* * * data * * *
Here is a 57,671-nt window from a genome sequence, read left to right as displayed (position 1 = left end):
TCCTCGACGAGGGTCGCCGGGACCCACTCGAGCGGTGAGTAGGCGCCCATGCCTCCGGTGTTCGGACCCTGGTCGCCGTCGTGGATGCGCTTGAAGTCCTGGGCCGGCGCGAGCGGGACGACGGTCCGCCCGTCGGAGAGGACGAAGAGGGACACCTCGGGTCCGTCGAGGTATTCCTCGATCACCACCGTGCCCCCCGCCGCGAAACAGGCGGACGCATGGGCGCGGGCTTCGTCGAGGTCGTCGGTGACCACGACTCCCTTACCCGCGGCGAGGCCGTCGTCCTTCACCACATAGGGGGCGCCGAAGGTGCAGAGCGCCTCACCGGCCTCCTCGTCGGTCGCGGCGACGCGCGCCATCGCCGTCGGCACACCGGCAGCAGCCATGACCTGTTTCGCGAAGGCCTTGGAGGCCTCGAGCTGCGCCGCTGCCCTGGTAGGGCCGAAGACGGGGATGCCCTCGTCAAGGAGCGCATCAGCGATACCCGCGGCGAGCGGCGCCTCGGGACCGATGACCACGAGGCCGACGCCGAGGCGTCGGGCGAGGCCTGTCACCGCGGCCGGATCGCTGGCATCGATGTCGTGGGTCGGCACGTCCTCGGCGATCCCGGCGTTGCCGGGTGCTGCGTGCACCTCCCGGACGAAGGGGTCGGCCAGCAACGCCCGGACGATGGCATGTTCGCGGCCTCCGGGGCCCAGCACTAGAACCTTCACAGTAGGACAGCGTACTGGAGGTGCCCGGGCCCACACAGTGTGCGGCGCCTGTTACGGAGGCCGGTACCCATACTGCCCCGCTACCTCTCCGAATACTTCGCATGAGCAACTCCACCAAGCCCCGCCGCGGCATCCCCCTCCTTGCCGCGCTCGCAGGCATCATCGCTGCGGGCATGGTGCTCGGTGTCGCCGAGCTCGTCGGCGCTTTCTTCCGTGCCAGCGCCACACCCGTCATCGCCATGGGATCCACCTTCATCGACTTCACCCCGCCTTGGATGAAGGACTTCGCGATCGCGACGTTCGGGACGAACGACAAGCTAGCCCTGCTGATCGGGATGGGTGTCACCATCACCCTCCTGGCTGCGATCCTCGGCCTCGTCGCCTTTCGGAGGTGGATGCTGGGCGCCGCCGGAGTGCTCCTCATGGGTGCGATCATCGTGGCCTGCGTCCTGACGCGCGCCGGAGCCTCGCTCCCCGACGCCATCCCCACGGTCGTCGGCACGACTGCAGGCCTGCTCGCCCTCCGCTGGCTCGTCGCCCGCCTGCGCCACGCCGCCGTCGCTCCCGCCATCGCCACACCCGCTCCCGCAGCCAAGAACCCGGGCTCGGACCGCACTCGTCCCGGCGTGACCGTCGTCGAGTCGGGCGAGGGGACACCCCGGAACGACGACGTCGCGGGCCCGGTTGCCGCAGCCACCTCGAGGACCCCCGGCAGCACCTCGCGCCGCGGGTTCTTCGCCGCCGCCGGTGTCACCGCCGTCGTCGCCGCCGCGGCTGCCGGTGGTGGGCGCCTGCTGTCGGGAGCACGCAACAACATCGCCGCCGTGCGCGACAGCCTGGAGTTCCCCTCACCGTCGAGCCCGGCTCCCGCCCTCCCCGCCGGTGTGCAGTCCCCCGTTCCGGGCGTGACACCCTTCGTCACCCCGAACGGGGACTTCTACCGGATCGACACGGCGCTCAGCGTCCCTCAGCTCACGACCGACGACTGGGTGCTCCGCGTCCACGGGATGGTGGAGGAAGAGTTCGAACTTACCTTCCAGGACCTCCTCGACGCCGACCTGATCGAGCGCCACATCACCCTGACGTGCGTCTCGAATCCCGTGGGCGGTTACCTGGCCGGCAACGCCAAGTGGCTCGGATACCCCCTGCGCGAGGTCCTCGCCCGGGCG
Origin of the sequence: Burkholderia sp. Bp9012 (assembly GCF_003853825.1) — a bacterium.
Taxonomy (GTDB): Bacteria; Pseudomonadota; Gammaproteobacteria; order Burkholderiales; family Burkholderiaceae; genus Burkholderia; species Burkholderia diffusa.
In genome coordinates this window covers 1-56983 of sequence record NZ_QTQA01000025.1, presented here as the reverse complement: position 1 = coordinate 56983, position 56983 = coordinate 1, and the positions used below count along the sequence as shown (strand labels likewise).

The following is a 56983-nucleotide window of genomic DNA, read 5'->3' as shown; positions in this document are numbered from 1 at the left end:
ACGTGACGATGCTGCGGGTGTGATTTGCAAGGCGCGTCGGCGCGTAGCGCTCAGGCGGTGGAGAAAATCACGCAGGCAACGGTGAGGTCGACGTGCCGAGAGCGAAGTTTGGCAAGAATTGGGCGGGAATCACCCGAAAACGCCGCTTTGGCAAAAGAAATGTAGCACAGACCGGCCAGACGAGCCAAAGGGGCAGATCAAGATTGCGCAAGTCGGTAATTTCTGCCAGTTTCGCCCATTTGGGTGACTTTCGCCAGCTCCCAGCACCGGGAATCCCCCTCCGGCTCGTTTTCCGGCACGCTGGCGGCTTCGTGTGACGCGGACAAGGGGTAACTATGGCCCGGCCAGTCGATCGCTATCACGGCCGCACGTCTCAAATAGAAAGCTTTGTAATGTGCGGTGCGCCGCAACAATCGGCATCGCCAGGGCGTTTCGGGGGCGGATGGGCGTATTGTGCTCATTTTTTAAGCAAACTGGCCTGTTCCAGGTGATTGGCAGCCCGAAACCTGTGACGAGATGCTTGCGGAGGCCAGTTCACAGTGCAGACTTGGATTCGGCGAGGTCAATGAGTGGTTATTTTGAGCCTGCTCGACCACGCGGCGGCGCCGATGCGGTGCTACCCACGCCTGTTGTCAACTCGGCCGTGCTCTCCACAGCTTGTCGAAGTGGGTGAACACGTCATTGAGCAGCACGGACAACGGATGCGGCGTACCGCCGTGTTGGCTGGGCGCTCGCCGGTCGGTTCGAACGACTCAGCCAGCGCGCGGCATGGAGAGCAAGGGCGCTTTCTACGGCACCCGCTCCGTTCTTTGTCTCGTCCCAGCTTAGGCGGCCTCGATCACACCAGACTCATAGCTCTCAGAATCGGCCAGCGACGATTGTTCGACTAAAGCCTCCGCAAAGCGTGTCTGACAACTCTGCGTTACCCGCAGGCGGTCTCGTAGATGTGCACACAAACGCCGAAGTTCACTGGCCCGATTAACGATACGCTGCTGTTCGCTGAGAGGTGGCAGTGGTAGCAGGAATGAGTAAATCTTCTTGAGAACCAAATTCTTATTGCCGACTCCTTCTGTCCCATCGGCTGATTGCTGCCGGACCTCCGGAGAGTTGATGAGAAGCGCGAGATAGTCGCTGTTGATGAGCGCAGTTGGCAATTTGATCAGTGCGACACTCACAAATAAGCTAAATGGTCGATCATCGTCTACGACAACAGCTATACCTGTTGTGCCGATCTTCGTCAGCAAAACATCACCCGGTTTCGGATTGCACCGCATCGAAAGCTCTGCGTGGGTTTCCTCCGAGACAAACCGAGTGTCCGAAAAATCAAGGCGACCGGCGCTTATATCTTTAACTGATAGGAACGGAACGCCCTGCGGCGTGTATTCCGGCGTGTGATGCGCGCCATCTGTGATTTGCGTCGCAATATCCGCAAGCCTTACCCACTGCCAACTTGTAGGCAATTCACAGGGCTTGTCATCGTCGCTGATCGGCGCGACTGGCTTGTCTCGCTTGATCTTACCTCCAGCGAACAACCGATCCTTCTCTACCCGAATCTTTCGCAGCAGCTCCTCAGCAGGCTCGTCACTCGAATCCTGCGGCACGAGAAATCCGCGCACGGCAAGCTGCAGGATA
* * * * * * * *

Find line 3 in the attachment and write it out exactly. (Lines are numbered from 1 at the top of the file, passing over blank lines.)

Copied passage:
Origin of the sequence: Burkholderia sp. Bp9012 (assembly GCF_003853825.1) — a bacterium.